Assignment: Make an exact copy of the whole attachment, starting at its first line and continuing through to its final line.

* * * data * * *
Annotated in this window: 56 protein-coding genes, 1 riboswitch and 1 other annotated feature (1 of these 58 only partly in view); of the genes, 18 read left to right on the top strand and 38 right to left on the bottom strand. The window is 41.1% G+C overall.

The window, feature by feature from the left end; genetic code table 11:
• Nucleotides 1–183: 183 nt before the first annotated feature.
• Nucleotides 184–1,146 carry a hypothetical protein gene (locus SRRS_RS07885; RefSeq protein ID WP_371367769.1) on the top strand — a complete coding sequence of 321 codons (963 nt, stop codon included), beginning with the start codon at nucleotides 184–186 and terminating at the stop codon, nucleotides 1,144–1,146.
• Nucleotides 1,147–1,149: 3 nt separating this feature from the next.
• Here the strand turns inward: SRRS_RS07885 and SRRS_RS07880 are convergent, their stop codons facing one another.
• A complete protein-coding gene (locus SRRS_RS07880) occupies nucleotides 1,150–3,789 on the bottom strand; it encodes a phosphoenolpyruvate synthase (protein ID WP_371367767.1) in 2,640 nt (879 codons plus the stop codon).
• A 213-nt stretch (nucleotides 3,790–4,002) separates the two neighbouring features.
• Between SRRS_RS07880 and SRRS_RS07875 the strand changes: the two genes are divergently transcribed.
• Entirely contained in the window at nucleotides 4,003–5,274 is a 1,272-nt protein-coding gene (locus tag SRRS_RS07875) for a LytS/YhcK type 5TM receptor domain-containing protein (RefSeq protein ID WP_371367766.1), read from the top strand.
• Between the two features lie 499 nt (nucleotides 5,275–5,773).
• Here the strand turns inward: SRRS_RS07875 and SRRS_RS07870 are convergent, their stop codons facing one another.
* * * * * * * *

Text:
Annotated in this window: 56 protein-coding genes, 1 riboswitch and 1 other annotated feature (1 of these 58 only partly in view); of the genes, 18 read left to right on the top strand and 38 right to left on the bottom strand. The window is 41.1% G+C overall.

The window, feature by feature from the left end; genetic code table 11:
• Nucleotides 1–183: 183 nt before the first annotated feature.
• Nucleotides 184–1,146 carry a hypothetical protein gene (locus SRRS_RS07885; RefSeq protein ID WP_371367769.1) on the top strand — a complete coding sequence of 321 codons (963 nt, stop codon included), beginning with the start codon at nucleotides 184–186 and terminating at the stop codon, nucleotides 1,144–1,146.
• Nucleotides 1,147–1,149: 3 nt separating this feature from the next.
• Here the strand turns inward: SRRS_RS07885 and SRRS_RS07880 are convergent, their stop codons facing one another.
• A complete protein-coding gene (locus SRRS_RS07880) occupies nucleotides 1,150–3,789 on the bottom strand; it encodes a phosphoenolpyruvate synthase (protein ID WP_371367767.1) in 2,640 nt (879 codons plus the stop codon).
• A 213-nt stretch (nucleotides 3,790–4,002) separates the two neighbouring features.
• Between SRRS_RS07880 and SRRS_RS07875 the strand changes: the two genes are divergently transcribed.
• Entirely contained in the window at nucleotides 4,003–5,274 is a 1,272-nt protein-coding gene (locus tag SRRS_RS07875) for a LytS/YhcK type 5TM receptor domain-containing protein (RefSeq protein ID WP_371367766.1), read from the top strand.
• Between the two features lie 499 nt (nucleotides 5,275–5,773).
• Here the strand turns inward: SRRS_RS07875 and SRRS_RS07870 are convergent, their stop codons facing one another.